Labrador Is­land Link also be­hind sched­ule

The Western Star - - EDITORIAL - Rus­sell Wanger­sky Rus­sell Wanger­sky’s col­umn ap­pears in 36 SaltWire news­pa­pers and web­sites in At­lantic Canada. He can be reached at rus­sell.wanger­[email protected]­ — Twit­ter: @wanger­sky.

I know I’m a voice in the wilder­ness here.

In fact, at this point, I some­times think I’m the only one who cares.

But prob­lems with the Muskrat Falls project don’t end in Labrador.

There’s another prob­lem, stretching right across the is­land, a prob­lem with its roots in the fi­nan­cial cir­cum­stances of a ma­jor con­tract — and no, not Astaldi, the Ital­ian firm that was pulled from the Muskrat project.

No, this prob­lem is with GE Grid So­lu­tions, the firm that is sup­posed to be com­plet­ing the soft­ware needed to make the Labrador Is­land Link power line work.

(As I pointed out in an ear­lier col­umn, GE Grid So­lu­tions has been try­ing for over four years to make soft­ware for a Swedish power line sys­tem func­tion prop­erly.)

GE Grid So­lu­tions of­fi­cials have al­ready told the Muskrat Falls in­quiry that the power line will be ready when there’s power to trans­mit.

But con­sul­tants are warn­ing that, when the first power can be gen­er­ated at Muskrat Falls, the LIL may not be ready to trans­mit it.

Liberty Con­sult­ing is do­ing work on the LIL for the prov­ince’s Pub­lic Util­i­ties Board. The board is con­cerned be­cause New­found­land and Labrador Hy­dro has built the LIL into its power sup­ply plans — and the PUB wanted a sec­ond opin­ion.

Liberty’s been do­ing reg­u­lar up­dates on the progress — or lack of progress — on the project, is­su­ing their sixth re­port on May 22. They point out that com­mis­sion­ing even one line out of the twin power lines on the LIL has taken far longer than it should: “Man­age­ment achieved ‘First Power’ on the LIL on June 11, 2018. Achiev­ing first power marked the start of dy­namic com­mis­sion­ing, and ini­ti­ated a list of tests of power trans­mis­sion from Muskrat Falls to Sol­diers Pond — tests seeking to demon­strate spec­i­fied per­for­mance prior to com­mer­cial op­er­a­tion. It typ­i­cally takes two months from First Power to the com­ple­tion of com­mis­sion­ing of a pole. At the time of writ­ing, dy­namic com­mis­sion­ing re­mained un­com­pleted.”

So, in­stead of two months, it’s taken 11 — and now, new plans at Nal­cor mean the com­mis­sion­ing likely won’t take place un­til the end of Novem­ber, mean­ing 17 months. The com­pany was go­ing to com­mis­sion one line first, de­scribed as mono­pole ser­vice, and then the sec­ond, called bipole op­er­a­tion. Now, Nal­cor hopes to com­mis­sion both at the same time.

The prob­lem? “Con­trol and pro­tec­tion soft­ware re­quired for op­er­a­tion, the pri­mary cause of de­lay to date, re­mains un­avail­able in a fi­nal form,” Liberty says. “We have found sur­pris­ing the large num­ber of soft­ware prob­lems ex­posed dur­ing the com­mis­sion­ing process. Such soft­ware should un­dergo rig­or­ous fac­tory test­ing prior to dis­patch to site.”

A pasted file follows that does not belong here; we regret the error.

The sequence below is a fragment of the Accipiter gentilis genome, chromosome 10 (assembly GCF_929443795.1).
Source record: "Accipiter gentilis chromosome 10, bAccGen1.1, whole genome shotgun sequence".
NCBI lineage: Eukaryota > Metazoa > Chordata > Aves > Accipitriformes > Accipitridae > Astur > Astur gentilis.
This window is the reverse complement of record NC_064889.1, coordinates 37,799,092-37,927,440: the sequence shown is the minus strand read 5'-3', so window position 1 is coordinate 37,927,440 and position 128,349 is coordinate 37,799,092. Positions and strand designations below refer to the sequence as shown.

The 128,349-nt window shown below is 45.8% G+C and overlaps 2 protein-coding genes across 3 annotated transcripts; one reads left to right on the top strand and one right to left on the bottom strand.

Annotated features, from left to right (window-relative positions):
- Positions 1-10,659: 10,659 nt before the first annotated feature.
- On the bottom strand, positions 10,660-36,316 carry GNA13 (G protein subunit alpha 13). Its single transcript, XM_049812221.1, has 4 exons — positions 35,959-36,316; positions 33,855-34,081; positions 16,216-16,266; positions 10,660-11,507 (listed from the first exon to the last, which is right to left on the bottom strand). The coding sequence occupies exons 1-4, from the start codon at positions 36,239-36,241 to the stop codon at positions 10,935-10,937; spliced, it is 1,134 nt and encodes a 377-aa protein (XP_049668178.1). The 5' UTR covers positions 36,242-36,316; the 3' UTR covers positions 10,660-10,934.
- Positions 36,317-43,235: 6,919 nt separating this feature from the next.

At this point, GE has hired two in­de­pen­dent third-party con­sul­tants; those con­sul­tants don’t seem to think GE will make the next dead­line, ei­ther. As Liberty says, “Pre­lim­i­nary in­for­ma­tion from man­age­ment and from GE’s In­de­pen­dent Third Party (ITP) con­sul­tants gives very low con­fi­dence GE will de­liver the bipole soft­ware by the re­quired Au­gust date.”

One of the in­de­pen­dent third par­ties said the GE plan has an “ag­gres­sive” sched­ule with no float to ad­dress de­lays. Sound fa­mil­iar?

Liberty says, “It also ap­pears that GE’s cur­rent fi­nan­cial trou­bles have re­sulted in high staff turnover rates, mak­ing it dif­fi­cult to re­tain com­pe­tent per­son­nel. Man­age­ment re­ported that GE is at­tempt­ing to se­cure other third party sup­port to as­sist in the de­vel­op­ment process. This sit­u­a­tion will con­tinue to threaten its work on the LIL, as GE man­age­ment al­lo­cates lim­ited re­sources among mul­ti­ple clients who, like Nal­cor, will pres­sure them for de­lay-mit­i­gat­ing ef­forts.”

The bot­tom line? More de­lays. “We see sub­stan­tial risk that bipole com­mis­sion­ing will slip. Such slip­page would take com­mis­sion­ing well into the win­ter op­er­at­ing pe­riod, thus in­creas­ing the prob­a­bil­ity of sys­tem out­ages. Sub­stan­tial rea­son for con­cern also arises from man­age­ment’s state­ment that bipole soft­ware de­vel­op­ment will not be fully com­pleted un­til some test­ing, us­ing the ini­tial ver­sion of the soft­ware, at the site. We find this process un­usual, and be­lieve that it cre­ates a risk of ex­ten­sive de­lay.”

Liberty’s pretty blunt about it all: “With first power on pole 2 on the 30th Oc­to­ber, the bipole com­mis­sion­ing date of 22nd Novem­ber is not re­al­is­tic. Fur­ther­more, with the first gen­er­a­tor be­ing ready for op­er­a­tion on the 4th Septem­ber, two months of en­ergy pro­duc­tion will be lost.”

All juiced up and no place to go.

Wild. Just wild.

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